Friday, 30 January 2009


In 1997, Leonardo DiCaprio and Kate Winslet wooed audiences across the globe when they played two young lovers torn apart by class, moral obligations and of course the sinking of a 46,000 tonne ocean liner known as the Titanic.

The film went on to break Oscar history – claiming 14 awards, including Best Film and Director. In Revolutionary Road – the pair are back although not even an iceberg is going to help forge the pieces of their broken and complicated relationship.

In a nutshell, the story is about Frank (DiCaprio) and April Wheeler (Winslet) - a married couple who move to an American suburb in Connecticut to raise their two children.

But not everything is perfect behind the manicured lawns and white picket fences - April is a failed actress, struggling to accept her role as mother and fixated on moving to Paris. Frank, on the other hand, is just as gravely disappointed with life. Working for the same computer firm as his late father and unfulfilled by the simplicity of suburban living, like April, he struggles to find his identity.

This is familiar territory for American Beauty director Sam Mendes – who has almost created a 1950s version of his 1999 breakthrough movie, even using Thomas Newman again to pen a haunting musical score.

But while American Beauty enjoyed exploiting human perversity among its central characters, Revolutionary Road is more subtle – with explosive arguments and unassuming gestures leaving viewers to stir on the ‘whys’ behind the two characters actions.

It is a sad, disturbing film, with very little humour, and runs similar to a play with the majority of scenes taking place inside the home and away from the two children.

Kathy Bates and Michael Shannon (nominated for best supporting actor) provide excellent supporting roles as the idealistic but deluded all-American mother and the slightly psychotic but completely honest son.

Unfortunately, unlike Titanic, the period in which it is set seems to spoil the film as many of its themes are outdated and would fail to shock an audience in the same way it would have done when the 1961 book in which it was based was released.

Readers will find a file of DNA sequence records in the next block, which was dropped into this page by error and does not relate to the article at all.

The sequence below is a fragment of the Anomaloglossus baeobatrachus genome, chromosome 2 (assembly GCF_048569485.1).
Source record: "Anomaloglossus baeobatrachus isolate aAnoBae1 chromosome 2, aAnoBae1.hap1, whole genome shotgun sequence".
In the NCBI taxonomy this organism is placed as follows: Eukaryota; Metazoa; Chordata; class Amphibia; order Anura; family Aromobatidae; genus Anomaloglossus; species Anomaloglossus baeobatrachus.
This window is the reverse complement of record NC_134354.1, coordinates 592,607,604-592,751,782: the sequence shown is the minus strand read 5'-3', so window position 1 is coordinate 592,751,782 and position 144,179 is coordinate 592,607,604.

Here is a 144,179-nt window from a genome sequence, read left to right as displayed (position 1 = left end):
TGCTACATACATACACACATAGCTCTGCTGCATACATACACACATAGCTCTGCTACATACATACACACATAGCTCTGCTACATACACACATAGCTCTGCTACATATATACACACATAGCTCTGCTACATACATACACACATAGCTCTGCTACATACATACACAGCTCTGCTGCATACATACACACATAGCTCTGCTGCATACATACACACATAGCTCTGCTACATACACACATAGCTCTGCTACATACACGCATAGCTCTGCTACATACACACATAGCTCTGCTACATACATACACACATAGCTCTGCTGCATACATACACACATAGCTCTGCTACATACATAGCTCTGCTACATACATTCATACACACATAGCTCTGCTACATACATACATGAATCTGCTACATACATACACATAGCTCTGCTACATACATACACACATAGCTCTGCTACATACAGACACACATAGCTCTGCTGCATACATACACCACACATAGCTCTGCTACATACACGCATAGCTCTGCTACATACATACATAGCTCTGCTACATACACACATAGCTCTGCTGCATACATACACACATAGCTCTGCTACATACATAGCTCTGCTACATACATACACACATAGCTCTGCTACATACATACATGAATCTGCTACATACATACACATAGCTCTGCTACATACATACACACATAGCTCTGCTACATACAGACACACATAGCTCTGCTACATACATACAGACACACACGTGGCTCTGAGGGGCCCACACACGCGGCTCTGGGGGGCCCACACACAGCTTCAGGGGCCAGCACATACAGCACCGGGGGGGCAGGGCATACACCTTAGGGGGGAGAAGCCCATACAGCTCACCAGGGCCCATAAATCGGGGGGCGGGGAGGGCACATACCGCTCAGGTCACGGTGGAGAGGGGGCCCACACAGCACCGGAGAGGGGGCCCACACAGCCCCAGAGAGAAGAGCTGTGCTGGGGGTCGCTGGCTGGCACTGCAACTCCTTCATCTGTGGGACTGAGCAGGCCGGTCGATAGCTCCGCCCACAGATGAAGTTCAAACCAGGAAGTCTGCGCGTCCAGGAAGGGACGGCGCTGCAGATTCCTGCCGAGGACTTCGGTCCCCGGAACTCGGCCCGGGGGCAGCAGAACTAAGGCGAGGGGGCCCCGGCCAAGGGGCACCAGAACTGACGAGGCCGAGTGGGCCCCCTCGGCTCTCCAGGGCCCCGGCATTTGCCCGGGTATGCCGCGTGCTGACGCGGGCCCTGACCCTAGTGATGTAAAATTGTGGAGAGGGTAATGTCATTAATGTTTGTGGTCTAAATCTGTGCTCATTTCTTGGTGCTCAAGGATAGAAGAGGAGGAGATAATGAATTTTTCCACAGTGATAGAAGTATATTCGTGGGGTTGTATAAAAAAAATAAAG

Undoubtedly, DiCaprio and Winslet give powerhouse performances and Mendes direction veers the story away from just plain, simple melodrama.

But Revolutionary Road is far from revolutionary – with a story likely to move you but certainly not on a titanic scale.

Rating: * * *


Lovesick Nick (played by Juno’s Michael Cera) is struggling to come to terms with the loss of his long-term girlfriend, Tris.

In some desperate attempt to win her back, he continues to plague her answering phone with messages and send her mix tapes of their favourite bands. Sick already?

During a gig with his band, The Jerk Offs, Norah (Kat Dennings) slaps a sloppy one on Nick's bewildered lips to prove she has a boyfriend – little beknown to her that Nick is Tris’s ex and the same guy whose discarded mix tapes she’s secretly been collecting. Still not vomitting?

United by music and an awkward kiss, the pair spend the night ‘getting to know each other’ as they search the city for ‘Where’s Fluffy?’ – an underground indie band who are performing a one-off secret gig.

This is the type of slushy love story you probably picked up in your school library at age 10 – the characters are basic and underdeveloped, the direction is messy and the script fails to drive the story anywhere but downhill.

In fact, having your dentures removed with a claw hammer might be less painful than watching these characters shamefully interact with one another.